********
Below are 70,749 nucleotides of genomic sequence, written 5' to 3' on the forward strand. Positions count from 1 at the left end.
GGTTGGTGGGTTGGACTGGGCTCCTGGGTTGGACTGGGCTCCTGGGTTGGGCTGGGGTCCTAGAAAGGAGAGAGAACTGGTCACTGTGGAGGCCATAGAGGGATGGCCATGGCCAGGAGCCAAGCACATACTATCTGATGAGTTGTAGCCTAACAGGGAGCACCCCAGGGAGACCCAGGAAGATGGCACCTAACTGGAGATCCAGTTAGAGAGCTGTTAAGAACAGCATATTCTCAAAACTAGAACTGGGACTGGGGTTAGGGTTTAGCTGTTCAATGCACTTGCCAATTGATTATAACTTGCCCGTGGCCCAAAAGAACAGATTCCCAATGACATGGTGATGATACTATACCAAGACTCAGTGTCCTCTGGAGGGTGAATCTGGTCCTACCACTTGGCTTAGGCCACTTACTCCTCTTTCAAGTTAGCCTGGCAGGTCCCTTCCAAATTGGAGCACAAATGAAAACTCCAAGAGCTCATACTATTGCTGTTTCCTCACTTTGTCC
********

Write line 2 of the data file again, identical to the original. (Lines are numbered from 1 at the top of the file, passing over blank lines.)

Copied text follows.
GGTTGGTGGGTTGGACTGGGCTCCTGGGTTGGACTGGGCTCCTGGGTTGGGCTGGGGTCCTAGAAAGGAGAGAGAACTGGTCACTGTGGAGGCCATAGAGGGATGGCCATGGCCAGGAGCCAAGCACATACTATCTGATGAGTTGTAGCCTAACAGGGAGCACCCCAGGGAGACCCAGGAAGATGGCACCTAACTGGAGATCCAGTTAGAGAGCTGTTAAGAACAGCATATTCTCAAAACTAGAACTGGGACTGGGGTTAGGGTTTAGCTGTTCAATGCACTTGCCAATTGATTATAACTTGCCCGTGGCCCAAAAGAACAGATTCCCAATGACATGGTGATGATACTATACCAAGACTCAGTGTCCTCTGGAGGGTGAATCTGGTCCTACCACTTGGCTTAGGCCACTTACTCCTCTTTCAAGTTAGCCTGGCAGGTCCCTTCCAAATTGGAGCACAAATGAAAACTCCAAGAGCTCATACTATTGCTGTTTCCTCACTTTGTCC